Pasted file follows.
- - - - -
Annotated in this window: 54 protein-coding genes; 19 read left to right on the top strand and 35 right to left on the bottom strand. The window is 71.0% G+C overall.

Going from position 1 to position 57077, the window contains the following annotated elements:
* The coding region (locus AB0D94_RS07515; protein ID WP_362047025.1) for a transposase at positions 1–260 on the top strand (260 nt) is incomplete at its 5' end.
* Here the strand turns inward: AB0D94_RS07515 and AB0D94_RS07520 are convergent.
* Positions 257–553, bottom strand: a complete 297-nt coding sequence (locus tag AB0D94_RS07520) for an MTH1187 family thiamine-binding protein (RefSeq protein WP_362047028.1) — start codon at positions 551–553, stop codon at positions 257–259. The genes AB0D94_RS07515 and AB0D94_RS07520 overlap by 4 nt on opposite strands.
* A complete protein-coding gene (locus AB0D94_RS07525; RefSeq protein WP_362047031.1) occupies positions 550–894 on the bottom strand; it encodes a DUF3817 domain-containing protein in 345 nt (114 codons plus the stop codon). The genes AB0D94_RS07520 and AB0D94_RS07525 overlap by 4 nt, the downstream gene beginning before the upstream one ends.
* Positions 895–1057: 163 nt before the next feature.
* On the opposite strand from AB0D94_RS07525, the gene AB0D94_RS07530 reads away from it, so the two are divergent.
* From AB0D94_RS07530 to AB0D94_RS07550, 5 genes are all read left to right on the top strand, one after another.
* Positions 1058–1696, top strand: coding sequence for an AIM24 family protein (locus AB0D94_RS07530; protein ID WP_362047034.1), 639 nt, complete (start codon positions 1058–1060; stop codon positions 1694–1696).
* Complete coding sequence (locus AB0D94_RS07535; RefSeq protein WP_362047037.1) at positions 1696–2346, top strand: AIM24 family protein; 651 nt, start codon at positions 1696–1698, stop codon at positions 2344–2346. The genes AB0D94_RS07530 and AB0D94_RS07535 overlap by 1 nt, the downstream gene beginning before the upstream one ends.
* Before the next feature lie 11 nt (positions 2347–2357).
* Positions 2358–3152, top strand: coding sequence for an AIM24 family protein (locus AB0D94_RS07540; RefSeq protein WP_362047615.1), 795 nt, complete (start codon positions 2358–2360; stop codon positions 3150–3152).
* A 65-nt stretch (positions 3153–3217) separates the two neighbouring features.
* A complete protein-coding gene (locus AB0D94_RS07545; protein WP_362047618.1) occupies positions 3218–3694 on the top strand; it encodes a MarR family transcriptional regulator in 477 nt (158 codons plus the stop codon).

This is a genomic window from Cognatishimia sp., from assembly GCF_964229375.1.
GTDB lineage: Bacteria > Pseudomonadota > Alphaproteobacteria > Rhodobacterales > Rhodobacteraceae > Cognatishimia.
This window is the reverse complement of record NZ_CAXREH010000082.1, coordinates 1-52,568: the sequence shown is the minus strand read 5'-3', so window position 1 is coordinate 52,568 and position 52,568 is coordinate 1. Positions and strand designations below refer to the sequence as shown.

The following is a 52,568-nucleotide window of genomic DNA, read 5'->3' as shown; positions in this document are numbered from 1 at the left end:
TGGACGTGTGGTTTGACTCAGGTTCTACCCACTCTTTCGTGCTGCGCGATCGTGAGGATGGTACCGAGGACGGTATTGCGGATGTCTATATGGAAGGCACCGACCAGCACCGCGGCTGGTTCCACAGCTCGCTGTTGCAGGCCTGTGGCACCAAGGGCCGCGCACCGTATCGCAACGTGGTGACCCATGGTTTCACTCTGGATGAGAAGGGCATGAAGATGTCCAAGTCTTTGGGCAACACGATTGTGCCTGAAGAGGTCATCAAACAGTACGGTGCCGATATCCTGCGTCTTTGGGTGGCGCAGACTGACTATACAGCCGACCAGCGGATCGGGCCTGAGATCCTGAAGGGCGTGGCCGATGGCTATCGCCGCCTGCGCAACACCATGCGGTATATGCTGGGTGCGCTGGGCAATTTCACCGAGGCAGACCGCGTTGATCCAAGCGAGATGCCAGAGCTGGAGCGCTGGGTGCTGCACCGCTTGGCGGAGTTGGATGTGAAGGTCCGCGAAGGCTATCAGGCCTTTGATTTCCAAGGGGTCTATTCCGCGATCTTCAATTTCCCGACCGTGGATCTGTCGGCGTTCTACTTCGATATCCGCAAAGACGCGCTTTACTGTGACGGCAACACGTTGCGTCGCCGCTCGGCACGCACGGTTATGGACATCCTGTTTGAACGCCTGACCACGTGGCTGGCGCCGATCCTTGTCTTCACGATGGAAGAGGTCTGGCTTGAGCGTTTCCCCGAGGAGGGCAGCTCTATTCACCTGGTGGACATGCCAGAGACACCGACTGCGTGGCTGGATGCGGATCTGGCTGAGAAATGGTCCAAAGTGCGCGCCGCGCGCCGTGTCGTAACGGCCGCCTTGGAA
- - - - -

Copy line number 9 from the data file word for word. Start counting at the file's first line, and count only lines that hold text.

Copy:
* From AB0D94_RS07530 to AB0D94_RS07550, 5 genes are all read left to right on the top strand, one after another.